Schizophrenia, the space of reasons, and thinking as a motor process

The Monist 82 (4):609-625 (1999)
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Ordinarily, if you say something like “I see a comet,” you might make a mistake about whether it is a comet that you see, but you could not be right about whether it is a comet but wrong about who is seeing it. There cannot be an “error of identification” in this case. In making a judgement like, “I see a comet,” there are not two steps, finding out who is seeing the thing and finding out what it is that is being seen, so that you could go wrong at either step. The only place to go wrong is in your description of what is being seen. We usually take it that the same point applies to present-tense ascriptions to oneself of psychological states in general. You can get it wrong about which psychological state you are in, but you cannot get it right about the psychological state but wrong about whose psychological state it is. In contrast, in a room full of people, I might hear a noise and conclude, “Bill sneezed,” and in this case I could be wrong either about who it was that sneezed or about whether it was a sneeze, rather than say a death-rattle.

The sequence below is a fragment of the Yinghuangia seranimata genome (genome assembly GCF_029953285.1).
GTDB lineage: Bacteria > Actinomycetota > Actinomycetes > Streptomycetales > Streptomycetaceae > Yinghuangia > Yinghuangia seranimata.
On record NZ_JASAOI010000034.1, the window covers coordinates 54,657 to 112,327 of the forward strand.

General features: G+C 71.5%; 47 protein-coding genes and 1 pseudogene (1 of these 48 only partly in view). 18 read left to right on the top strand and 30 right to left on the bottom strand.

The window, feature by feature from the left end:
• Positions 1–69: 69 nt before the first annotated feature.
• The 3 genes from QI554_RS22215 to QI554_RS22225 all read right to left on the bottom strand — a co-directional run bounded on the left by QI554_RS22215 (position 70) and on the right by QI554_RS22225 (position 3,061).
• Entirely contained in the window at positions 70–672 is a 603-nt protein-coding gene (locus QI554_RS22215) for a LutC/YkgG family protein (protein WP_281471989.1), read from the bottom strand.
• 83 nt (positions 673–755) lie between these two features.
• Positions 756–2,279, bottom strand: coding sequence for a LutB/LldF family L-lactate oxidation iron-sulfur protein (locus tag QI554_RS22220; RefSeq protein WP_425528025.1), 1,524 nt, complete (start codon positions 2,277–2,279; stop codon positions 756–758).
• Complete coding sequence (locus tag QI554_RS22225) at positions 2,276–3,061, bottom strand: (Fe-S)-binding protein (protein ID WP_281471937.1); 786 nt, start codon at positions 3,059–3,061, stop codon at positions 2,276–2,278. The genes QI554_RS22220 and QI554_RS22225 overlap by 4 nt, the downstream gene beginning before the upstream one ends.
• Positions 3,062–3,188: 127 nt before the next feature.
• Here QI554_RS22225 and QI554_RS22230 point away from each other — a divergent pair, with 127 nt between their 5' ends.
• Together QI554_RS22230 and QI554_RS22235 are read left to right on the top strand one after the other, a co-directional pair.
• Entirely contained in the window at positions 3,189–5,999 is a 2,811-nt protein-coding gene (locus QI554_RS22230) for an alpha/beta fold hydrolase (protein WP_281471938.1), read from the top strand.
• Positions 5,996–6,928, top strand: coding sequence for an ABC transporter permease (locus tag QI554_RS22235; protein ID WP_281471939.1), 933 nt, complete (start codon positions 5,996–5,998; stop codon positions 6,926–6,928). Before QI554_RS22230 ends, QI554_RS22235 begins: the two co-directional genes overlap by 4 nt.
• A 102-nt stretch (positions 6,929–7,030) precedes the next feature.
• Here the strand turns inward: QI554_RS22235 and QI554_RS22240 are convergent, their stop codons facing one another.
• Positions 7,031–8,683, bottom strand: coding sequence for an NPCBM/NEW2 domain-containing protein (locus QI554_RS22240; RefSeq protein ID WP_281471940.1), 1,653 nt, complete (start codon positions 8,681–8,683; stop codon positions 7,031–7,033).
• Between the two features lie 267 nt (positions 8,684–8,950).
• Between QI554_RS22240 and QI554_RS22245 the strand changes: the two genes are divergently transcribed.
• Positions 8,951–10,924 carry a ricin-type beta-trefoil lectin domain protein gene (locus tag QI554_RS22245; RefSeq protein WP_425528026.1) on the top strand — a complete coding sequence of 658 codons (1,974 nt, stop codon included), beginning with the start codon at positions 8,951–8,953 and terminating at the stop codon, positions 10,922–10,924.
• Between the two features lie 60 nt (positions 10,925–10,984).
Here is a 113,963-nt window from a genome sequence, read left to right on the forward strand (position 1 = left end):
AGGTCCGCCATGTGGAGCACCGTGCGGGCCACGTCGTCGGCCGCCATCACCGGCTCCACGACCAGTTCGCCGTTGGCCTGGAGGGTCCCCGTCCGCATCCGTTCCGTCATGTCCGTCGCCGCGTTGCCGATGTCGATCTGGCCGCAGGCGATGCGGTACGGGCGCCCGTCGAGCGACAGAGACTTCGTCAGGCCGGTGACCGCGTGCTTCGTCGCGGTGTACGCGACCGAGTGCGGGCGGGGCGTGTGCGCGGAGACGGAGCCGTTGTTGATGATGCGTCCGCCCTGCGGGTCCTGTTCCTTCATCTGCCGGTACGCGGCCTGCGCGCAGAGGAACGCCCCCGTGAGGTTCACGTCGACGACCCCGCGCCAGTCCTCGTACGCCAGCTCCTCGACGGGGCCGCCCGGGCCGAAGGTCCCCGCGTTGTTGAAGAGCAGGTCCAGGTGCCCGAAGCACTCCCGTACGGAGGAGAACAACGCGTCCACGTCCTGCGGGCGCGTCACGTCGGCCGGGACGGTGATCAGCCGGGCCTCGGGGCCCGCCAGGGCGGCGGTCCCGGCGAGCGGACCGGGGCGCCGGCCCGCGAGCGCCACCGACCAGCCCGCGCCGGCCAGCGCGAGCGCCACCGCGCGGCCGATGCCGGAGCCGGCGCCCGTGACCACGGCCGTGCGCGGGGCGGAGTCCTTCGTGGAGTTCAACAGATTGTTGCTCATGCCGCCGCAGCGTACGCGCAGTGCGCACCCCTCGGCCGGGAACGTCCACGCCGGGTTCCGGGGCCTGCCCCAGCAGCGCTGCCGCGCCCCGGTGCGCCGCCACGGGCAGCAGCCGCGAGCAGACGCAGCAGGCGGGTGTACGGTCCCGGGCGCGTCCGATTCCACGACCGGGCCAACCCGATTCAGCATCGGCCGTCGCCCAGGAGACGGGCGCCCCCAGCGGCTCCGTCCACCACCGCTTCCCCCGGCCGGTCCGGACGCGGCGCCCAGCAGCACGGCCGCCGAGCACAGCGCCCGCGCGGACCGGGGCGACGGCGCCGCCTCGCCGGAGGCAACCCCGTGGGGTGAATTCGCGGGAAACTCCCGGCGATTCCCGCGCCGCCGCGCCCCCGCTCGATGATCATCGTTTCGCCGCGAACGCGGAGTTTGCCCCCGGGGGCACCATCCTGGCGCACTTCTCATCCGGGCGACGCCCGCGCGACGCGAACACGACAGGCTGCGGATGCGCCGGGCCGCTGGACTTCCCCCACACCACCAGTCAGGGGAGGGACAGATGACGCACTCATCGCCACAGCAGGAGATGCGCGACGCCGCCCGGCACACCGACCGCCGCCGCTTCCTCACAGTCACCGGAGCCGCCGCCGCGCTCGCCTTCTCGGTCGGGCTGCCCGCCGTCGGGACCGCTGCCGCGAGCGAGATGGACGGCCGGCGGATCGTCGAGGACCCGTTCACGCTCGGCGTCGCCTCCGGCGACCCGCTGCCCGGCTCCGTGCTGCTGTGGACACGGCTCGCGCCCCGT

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John H. Campbell
University of California, Los Angeles

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